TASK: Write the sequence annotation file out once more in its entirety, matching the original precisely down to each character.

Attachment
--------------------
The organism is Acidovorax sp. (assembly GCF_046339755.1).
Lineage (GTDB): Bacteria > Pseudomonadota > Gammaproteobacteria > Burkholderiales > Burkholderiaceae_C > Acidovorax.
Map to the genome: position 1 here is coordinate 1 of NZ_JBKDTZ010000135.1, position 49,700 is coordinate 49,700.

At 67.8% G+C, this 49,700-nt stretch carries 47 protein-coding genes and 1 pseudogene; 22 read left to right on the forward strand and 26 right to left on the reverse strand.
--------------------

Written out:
The organism is Acidovorax sp. (assembly GCF_046339755.1).
Lineage (GTDB): Bacteria > Pseudomonadota > Gammaproteobacteria > Burkholderiales > Burkholderiaceae_C > Acidovorax.
Map to the genome: position 1 here is coordinate 1 of NZ_JBKDTZ010000135.1, position 49,700 is coordinate 49,700.

At 67.8% G+C, this 49,700-nt stretch carries 47 protein-coding genes and 1 pseudogene; 22 read left to right on the forward strand and 26 right to left on the reverse strand.